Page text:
Skip to main content
COLLECTION Identifier: MC 883: T-304

Papers of Lawrence Lader, 1918-2006


Articles, speeches, reproductive rights ephemera and Mifepristone (RU-486) material of Lawrence Lader, writer and reproductive rights advocate.


  • Creation: 1918-2006


Language of Materials

Materials in English.

Access Restrictions:

Access. Collection is open for research. An appointment is necessary to use any audiovisual material.

Conditions Governing Use

Copyright. Copyright in the papers created by Lawrence Lader is held by the President and Fellows of Harvard College for the Schlesinger Library. Copyright in other papers in the collection may be held by their authors, or the authors' heirs or assigns.

Copying. Papers may be copied in accordance with the library's usual procedures.


3.34 linear feet ((8 file boxes) plus 1 folio folder, 1 folio+ folders, 7 slides, and 1 audiotape)

Series I, WRITINGS, SPEAKING ENGAGEMENTS, AND REPRODUCTIVE RIGHTS EPHEMERA, 1918-2006 (#1.1-5.8, PD.1sl, FD.1, F+D.1, T-304.1), includes correspondence; speeches; draft and published writings; ephemera, etc. The bulk of the series consists of material from Lader's early writing career and includes draft and published articles, correspondence with publishers and editors, and clippings. Less than half of these writings document Lader's interest in reproductive rights, instead focusing on theater, children, mental health, and separation of church and state. Of particular interest are two notebooks of interview notes written by Lader while he was a foreign correspondent during the Israel-Arab War. Letters received from individuals seeking assistance in obtaining an abortion were generally sent in response to several articles published by Lader that referred to unnamed doctors who performed abortions. Many individuals were requesting contact information for these doctors. Several writers (both male and female) refer to the Vietnam War draft as a significant influence on their pregnancy planning. For example, one man writes about having just returned from a "three-year Army tour" and not being ready for a child. One woman talks about having gotten pregnant while her husband was in Vietnam. Another woman mentions that her husband could drop out of grad school to go to work so he could support the baby, but that this would make him eligible for the draft, so they want an abortion instead. Material from speaking engagements in this series consists of draft speeches and notes, programs, and conference schedules and focus on abortion law, reproductive rights, and population control and document his early activism in reproductive rights beginning in 1966. Reproductive rights ephemera consists of published and unpublished papers, fact sheets, conference materials, reports, etc., which were created by a number of pro-choice organizations including Planned Parenthood, the National Abortion Rights Action League, Medical Students for Choice, Abortion Rights Mobilization, Catholics for a Free Choice, etc. Lader's interview by Jane Knowles includes information about Lader's early writings on abortion, his referral of women to abortion providers prior to the passage of Roe v. Wade, the founding of the National Association for the Repeal of Abortion Laws (later National Abortion Rights Action League) and legal battles encountered, and the founding of Abortion Rights Mobilization and their clinical study of Mifepristone (RU-486). Folder titles were created by the archivist. Series is arranged alphabetically.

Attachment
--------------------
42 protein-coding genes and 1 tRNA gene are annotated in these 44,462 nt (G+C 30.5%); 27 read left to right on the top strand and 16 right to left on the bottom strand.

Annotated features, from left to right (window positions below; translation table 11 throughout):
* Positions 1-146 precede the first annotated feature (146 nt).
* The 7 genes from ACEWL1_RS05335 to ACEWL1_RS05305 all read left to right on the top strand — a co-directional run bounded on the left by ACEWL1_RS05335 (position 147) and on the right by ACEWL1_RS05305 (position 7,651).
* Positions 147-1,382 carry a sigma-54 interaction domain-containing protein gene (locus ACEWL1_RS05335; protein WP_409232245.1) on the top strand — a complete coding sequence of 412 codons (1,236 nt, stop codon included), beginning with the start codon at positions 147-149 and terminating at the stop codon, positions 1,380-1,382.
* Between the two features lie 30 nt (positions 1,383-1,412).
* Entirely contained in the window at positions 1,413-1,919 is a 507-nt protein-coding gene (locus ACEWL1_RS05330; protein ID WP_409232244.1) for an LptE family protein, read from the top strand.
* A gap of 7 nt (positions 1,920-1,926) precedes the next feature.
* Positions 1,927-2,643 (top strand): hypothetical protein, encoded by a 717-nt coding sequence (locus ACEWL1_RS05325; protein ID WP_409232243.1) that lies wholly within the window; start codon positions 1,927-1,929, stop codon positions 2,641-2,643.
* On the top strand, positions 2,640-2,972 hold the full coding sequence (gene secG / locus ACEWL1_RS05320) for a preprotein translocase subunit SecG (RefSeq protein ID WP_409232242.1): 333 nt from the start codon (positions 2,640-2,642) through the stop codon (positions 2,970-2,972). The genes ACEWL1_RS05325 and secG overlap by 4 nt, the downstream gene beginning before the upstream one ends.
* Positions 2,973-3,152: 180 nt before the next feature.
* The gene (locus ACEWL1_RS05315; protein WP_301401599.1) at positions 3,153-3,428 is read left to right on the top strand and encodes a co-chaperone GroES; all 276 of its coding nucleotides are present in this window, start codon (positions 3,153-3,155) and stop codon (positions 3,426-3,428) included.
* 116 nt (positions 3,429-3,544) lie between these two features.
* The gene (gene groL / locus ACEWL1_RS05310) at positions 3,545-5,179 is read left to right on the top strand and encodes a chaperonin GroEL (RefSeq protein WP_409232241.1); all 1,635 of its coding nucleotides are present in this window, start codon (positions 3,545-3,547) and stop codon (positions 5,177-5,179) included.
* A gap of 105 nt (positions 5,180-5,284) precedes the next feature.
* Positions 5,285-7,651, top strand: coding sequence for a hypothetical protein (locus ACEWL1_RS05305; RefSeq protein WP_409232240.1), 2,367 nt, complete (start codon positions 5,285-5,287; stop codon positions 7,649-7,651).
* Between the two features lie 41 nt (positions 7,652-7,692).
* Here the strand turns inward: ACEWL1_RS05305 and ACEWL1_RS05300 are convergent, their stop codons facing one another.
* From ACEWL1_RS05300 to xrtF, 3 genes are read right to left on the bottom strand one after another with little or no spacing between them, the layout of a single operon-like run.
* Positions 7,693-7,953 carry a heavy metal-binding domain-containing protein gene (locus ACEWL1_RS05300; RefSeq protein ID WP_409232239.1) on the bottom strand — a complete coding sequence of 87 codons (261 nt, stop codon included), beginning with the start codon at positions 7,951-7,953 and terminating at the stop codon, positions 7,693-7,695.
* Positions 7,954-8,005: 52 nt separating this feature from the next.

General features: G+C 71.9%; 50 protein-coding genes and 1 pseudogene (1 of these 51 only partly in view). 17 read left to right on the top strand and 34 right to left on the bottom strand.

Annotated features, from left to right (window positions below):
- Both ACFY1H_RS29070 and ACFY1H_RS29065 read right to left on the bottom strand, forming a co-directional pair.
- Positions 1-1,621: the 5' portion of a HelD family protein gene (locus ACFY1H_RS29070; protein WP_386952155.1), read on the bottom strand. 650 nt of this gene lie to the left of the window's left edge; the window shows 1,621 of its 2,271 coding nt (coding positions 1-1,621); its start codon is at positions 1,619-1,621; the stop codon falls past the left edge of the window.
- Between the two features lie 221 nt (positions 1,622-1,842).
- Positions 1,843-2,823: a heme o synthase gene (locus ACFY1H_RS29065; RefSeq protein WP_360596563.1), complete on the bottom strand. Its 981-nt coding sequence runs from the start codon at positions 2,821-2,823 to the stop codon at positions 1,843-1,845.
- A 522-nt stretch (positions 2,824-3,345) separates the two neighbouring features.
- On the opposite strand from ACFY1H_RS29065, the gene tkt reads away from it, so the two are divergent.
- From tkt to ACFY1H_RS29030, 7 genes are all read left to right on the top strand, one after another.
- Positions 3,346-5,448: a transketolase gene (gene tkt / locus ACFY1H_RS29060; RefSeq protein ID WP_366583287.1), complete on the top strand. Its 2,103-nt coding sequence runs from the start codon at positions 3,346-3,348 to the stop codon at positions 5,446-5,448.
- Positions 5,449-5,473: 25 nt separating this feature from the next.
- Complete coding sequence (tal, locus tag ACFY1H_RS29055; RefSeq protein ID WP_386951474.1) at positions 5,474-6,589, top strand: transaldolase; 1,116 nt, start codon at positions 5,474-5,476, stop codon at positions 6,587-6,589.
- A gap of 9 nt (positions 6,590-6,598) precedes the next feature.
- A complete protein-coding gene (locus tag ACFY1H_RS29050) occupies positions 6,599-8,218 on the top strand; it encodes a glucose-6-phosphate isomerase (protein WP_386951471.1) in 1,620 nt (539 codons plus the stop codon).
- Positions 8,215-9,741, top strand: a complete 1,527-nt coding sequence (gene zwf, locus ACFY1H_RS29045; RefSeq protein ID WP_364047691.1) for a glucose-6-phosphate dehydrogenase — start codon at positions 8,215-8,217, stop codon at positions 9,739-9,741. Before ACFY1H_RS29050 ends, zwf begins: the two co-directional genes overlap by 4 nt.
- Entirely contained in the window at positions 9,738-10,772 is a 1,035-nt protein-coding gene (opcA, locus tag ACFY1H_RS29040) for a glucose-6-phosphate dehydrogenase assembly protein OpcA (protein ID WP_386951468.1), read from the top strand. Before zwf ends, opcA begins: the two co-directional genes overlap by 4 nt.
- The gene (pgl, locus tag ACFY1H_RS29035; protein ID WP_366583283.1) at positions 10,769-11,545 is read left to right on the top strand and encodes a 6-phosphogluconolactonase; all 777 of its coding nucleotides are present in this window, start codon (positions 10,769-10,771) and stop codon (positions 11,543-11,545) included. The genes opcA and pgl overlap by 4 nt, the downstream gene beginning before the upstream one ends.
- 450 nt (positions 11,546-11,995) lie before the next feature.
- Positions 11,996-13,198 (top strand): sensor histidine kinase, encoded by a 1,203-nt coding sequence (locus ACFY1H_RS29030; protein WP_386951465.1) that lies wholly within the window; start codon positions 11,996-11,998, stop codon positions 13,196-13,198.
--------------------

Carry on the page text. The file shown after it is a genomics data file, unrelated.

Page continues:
Series II, MIFEPRISTONE (RU-486) STUDY, 1990-2005 (#5.9-8.8), includes correspondence, memos, reports, study protocols, legal research, clippings, meeting notes, press releases, institutional review board approvals, consent forms, conference material, etc. This study was sponsored by Abortion Rights Mobilization to investigate the efficacy of using Mifepristone (RU-486) on its own and in conjunction with other drugs for early term abortions. The main investigator for the study was Doctor Eric Schaff who conducted the studies at the University of Rochester with subjects participating in clinics around the country. Study protocols were regularly reviewed, amended, and approved by an institutional review board. There were problems with early attempts to gain access to Mifepristone from a French manufacturer, requiring Abortion Rights Mobilization to purchase a cloned version from China. They were later able to find a chemist who could manufacture a small number of pills in the United States before finding a manufacturer who could produce large quantities. Funding for the study was provided by various philanthropic organizations including the Packard Foundation and the Soros Foundation (New York) (now the Open Society Institute). Folder titles were created by the archivist. Series is arranged chronologically.